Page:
Their latest XSI® Public Indices report shows that long-term rates largely leveled off in September while spot rates remain at an all-time high.
While rates showed declined recently, Xeneta warns that it already sees substantial increases for contracted rates for Q4 2020 and expected more increases for Q1 2021. However, with carriers moving to reinstate tonnage on key routes, Xeneta believes there is greater uncertainty for rates in the mid- to long-term tied to the on-going economic uncertainty.
“Suffice to say, there’s many in the industry that continue to be taken by surprise by the apparent resilience of the segment’s all-important long-term rates,” comments Xeneta CEO Patrik Berglund. “This has been good news for carriers and less positive for shippers looking to negotiate new contracts. On top of that, we see spot rates ‘hitting it out of the park’, with Far East – US trades commanding higher price tags than ever before. There’s a shade of the surreal to developments when we look at the wider economic and geopolitical context.”
According to the XSI, Xeneta believes that by using proactive strategies container carriers were able to mitigate the impact on rates. They point to the carrier’s efforts to adjust rates and the wise spread use of blank sailing in the schedules at the height of the pandemic. As a result, the XSI shows just over a two percent dip in long-term rates with most of the decline coming in August. In September, long-term rates remained stable with just a tenth of percent decline.
Berglund says that carriers are in a good position to post solid profits if they manage to keep it a “seller's market” over a prolonged period. Both US and EU shippers are set to begin RFQs on the contract market for significant volumes in the coming weeks. If carriers can sustain the current rates, then the upcoming tender season (from Q4 2020-Q1 2021) can initially be locked in at very high rate levels.
“Postponing tenders would be a very attractive alternative for shippers, but it will be hard to get carriers to agree to this,” says Berglund. “Buying on the spot market is a temporary possibility, which is full of risk and costly, but can be an attractive short-term alternative for shippers looking to get through the worst before returning to a more favorable contract market.”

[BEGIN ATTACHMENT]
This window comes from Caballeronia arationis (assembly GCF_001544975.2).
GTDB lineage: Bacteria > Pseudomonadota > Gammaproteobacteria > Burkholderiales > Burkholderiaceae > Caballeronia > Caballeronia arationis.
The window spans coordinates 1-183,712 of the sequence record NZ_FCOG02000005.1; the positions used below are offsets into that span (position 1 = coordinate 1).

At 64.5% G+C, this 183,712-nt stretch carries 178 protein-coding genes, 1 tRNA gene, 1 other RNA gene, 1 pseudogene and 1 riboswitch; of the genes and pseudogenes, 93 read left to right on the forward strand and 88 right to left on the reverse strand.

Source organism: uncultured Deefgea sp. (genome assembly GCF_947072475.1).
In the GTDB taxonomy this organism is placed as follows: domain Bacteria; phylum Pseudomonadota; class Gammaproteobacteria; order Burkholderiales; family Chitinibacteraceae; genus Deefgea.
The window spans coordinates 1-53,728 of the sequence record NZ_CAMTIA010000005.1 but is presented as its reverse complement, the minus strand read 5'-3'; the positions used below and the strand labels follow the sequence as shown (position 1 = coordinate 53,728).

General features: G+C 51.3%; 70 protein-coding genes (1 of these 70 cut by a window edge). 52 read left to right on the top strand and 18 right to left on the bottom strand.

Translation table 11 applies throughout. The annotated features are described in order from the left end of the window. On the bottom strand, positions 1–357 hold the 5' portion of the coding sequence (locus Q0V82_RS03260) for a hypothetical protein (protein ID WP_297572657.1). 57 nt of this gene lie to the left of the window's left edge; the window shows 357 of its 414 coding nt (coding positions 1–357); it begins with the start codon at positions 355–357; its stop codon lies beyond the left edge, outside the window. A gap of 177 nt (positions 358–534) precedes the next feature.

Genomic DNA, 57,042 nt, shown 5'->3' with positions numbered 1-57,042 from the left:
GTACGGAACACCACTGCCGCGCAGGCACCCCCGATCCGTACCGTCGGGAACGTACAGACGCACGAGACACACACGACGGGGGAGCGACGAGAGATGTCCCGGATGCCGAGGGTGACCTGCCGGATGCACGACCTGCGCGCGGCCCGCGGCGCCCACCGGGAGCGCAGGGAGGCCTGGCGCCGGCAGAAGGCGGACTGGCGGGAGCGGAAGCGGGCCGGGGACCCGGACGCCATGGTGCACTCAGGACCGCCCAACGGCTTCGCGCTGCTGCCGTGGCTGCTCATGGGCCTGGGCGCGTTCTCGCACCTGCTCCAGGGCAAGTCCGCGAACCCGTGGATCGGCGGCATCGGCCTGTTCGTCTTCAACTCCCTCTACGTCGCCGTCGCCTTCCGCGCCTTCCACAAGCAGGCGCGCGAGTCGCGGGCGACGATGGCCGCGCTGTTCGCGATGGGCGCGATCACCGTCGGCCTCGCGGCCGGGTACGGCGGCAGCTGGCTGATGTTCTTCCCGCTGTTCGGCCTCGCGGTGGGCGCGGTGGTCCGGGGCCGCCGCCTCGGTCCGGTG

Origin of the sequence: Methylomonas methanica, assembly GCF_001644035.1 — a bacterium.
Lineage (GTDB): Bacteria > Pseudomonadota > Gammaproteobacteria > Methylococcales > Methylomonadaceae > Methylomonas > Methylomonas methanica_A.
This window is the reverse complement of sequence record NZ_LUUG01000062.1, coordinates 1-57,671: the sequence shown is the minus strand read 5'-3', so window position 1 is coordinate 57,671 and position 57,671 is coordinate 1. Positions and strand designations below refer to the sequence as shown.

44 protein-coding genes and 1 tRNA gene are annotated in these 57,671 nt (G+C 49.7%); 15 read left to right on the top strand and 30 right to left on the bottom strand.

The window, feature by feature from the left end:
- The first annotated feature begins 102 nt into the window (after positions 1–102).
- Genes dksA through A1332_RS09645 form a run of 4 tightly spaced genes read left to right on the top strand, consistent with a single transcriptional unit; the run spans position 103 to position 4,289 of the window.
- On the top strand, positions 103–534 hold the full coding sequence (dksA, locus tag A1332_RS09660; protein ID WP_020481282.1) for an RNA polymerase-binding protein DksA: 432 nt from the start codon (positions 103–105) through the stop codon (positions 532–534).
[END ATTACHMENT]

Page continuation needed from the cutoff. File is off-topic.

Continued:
Analyzing the markets on a regional basis, Xeneta points to small declines in imports and exports across markets and especially those in Europe and the Far East. The XSI index also highlights declines in the US import and export markets ranging from two to nearly seven percent but the US import index is showing a small gain contributing to the pricing carriers are quoting.
Berglund commented, “The trans-Pacific Eastbound is on a historic high and it's the worst time-to-market for shippers looking to secure new long-term rate agreements in Q4 and Q1. If rates stay high, the impact will trickle into the main tender cycle for this period come Q1-Q2. We already see long term rates with +30% increases coming into the Xeneta platform - and expect more to come on this corridor the longer the spot market remains high. Shippers report constant fire-fighting mode as equipment is scarce and carriers push contract players onto the spot market, as it offers a much better yield.”
Similarly, on the Asia – European markets they are also seeing 30 percent increases being quoted. The markets that are showing the smallest increases are both on the trans-Atlantic westbound and North Europe – South America East Coast, yet Xeneta reports they are still seeing “a healthy rate level for the carriers and, at the same time, acceptable rates for shippers.”
Xeneta’s analysis offers an early indication of the short-term market reaching a plateau across key benchmarks, but long-term rates are increasing and covering some of the gap between the spot and contract market. They also note that tonnage has to return and that will impact the supply/demand dynamic.
“Shippers need to be on the lookout for short-term rate reductions in order to understand where the long-term market is heading,” concludes Berglund. “The market, and indeed the wider world, remains in a state of flux, so there’s zero certainty on the horizon.